At least, that's according to the recent analyst coverage from Credit Suisse. Analyst William Featherston hit Chesapeake with an underperform rating and $3 price target. Given Chesapeake stock most recently closed at $3.85, Featherston's price target implies about 22% further downside.
With crude oil prices hovering north of $58 and near its highs for the year, some investors may be brushing off the downgrade. But natural gas, another important component to Chesapeake, hasn't been doing so well.
Still, it's hard to explain shares rallying about 1% on Tuesday. Featherston's base-case scenario calls for a $3 price target. However, his "blue sky" forecast falls for a $5 stock price, while his "grey sky" scenario would send Chesapeake stock all the way down to $1.
So what gets Chesapeake to blue skies? A rally in energy prices along with improved profitability and cash flow would help levitate shares higher. But right now, that's sort of the problem.
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Featherston cites a lack of cash flow per debt-adjusted share growth as one issue. Another is the valuation. Looking at an enterprise value to debt-adjusted cash flow (EV/DACF), the analyst notes that Chesapeake still trades at a premium to its peers, despite the falling stock price. Chesapeake still carries quite a bit of leverage and even if it pares $3 billion in assets, it will still carry higher leverage than many of its peers.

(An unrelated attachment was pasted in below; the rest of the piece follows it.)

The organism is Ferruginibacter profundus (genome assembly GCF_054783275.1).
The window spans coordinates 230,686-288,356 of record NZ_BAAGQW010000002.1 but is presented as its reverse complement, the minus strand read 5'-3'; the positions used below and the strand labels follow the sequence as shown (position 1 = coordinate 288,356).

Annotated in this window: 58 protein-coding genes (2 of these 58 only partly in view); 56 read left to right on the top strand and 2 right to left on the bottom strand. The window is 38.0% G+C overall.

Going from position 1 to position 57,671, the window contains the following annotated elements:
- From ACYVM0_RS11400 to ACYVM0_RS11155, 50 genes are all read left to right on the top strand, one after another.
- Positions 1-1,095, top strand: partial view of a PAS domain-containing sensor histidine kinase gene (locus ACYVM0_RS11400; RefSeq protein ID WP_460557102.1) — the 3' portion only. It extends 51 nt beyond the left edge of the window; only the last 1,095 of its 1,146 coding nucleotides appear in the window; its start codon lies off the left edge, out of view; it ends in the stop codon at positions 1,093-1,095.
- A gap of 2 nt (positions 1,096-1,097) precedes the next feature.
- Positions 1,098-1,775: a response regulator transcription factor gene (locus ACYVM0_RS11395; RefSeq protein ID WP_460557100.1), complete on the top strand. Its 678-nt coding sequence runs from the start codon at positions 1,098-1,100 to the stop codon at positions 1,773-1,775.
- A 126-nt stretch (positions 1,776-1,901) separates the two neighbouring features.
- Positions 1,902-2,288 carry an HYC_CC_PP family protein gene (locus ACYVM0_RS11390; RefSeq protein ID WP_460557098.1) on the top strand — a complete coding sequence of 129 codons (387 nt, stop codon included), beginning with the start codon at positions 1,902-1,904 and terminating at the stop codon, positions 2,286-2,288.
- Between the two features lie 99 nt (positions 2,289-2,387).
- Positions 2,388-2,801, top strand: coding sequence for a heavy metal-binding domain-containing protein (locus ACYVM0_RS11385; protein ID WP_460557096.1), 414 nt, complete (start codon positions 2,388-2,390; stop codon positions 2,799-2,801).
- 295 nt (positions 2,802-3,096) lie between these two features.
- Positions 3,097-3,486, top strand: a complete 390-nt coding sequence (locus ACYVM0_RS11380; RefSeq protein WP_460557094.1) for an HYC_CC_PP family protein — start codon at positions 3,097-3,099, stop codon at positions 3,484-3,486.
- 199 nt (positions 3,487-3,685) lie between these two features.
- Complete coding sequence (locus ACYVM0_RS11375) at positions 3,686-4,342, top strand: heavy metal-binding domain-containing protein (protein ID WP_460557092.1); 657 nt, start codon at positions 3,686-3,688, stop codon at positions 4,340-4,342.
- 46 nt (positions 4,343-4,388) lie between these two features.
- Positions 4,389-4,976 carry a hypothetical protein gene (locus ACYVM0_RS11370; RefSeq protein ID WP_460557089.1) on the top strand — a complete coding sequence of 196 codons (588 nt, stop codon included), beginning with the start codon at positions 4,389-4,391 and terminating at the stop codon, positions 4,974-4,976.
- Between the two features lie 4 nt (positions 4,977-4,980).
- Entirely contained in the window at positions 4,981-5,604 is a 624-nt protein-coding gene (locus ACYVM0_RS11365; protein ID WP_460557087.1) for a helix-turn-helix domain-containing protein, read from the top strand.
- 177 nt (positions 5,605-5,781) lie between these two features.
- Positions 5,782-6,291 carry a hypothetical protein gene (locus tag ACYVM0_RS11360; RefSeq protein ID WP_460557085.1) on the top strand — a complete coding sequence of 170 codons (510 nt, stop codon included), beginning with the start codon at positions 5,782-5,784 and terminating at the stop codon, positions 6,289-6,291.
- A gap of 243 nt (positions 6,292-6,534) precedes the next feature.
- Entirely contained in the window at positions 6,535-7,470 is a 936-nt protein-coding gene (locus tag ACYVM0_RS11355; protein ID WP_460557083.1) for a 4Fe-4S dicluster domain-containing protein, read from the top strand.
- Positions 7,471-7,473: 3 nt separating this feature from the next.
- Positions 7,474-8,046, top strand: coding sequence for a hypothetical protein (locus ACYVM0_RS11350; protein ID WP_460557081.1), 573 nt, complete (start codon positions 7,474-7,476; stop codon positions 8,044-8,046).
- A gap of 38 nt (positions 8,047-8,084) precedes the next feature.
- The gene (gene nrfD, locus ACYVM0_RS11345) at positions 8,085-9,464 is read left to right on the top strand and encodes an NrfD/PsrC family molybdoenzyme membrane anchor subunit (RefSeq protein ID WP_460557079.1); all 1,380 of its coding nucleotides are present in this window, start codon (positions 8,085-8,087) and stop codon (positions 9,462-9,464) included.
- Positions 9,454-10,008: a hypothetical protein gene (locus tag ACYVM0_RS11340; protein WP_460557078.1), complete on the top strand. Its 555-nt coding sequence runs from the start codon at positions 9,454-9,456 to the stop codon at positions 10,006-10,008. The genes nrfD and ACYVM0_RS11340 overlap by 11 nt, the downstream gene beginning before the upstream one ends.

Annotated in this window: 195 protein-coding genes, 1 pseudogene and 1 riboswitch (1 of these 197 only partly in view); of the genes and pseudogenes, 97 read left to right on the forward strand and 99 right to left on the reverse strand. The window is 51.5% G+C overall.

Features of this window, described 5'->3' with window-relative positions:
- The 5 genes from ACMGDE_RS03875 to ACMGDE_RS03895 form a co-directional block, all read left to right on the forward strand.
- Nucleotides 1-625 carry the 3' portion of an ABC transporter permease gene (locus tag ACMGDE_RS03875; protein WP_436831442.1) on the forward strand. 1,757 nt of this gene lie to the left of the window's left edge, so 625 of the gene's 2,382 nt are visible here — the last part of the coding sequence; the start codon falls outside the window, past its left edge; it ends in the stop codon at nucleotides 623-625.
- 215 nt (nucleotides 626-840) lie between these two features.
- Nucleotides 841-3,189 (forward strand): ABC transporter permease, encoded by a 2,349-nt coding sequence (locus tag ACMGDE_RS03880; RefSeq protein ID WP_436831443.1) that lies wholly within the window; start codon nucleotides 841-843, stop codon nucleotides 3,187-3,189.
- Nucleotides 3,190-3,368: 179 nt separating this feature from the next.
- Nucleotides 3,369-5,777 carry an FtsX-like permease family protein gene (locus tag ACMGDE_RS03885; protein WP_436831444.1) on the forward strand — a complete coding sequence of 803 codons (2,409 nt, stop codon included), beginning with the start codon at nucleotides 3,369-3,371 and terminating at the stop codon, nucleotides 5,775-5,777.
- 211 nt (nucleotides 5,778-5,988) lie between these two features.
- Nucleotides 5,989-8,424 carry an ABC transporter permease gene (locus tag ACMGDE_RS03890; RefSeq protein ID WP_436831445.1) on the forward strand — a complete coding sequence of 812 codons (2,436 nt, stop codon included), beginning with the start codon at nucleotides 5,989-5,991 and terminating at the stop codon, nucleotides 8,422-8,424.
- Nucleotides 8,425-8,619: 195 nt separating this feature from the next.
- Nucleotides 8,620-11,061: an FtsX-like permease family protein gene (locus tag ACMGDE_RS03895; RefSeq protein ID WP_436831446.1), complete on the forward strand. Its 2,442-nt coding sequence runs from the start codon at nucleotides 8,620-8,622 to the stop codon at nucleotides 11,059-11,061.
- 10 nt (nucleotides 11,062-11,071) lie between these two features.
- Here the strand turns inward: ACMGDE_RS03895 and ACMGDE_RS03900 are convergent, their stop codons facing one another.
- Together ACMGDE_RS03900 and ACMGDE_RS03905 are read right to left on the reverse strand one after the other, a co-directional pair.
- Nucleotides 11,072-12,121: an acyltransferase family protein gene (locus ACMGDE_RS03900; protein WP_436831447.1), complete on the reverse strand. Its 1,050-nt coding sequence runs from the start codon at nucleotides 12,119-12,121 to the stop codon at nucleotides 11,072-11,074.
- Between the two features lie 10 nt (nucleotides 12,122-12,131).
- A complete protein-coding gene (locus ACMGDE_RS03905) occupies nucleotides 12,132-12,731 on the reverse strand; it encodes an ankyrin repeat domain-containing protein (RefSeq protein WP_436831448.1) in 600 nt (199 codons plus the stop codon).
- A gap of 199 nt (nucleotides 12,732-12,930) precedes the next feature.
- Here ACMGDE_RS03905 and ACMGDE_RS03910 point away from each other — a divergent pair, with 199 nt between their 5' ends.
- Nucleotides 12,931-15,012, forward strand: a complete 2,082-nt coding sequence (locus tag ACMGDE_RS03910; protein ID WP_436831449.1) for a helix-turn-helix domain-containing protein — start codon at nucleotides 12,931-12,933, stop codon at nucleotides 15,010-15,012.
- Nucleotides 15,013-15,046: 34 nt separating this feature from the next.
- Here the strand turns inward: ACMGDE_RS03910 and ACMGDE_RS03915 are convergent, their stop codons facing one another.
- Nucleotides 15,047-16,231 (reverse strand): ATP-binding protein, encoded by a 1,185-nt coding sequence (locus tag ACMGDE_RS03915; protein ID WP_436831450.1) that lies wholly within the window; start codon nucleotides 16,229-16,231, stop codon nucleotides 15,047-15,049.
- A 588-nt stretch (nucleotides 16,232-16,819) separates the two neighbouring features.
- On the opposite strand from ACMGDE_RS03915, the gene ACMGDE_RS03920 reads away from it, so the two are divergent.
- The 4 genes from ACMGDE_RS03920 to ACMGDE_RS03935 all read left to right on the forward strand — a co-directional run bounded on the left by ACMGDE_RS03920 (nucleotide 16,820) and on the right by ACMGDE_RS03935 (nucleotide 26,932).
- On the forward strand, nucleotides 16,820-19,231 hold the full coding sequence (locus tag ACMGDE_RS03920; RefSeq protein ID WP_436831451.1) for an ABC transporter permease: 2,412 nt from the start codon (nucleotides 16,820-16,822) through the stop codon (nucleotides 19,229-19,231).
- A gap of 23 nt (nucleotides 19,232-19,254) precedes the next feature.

in sum, here's what could turn things around: A rally in natural gas prices, executing on asset sales and reducing its debt load, according to Featherston.
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This article is commentary by an independent contributor. At the time of publication, the author had no positions in the stocks mentioned.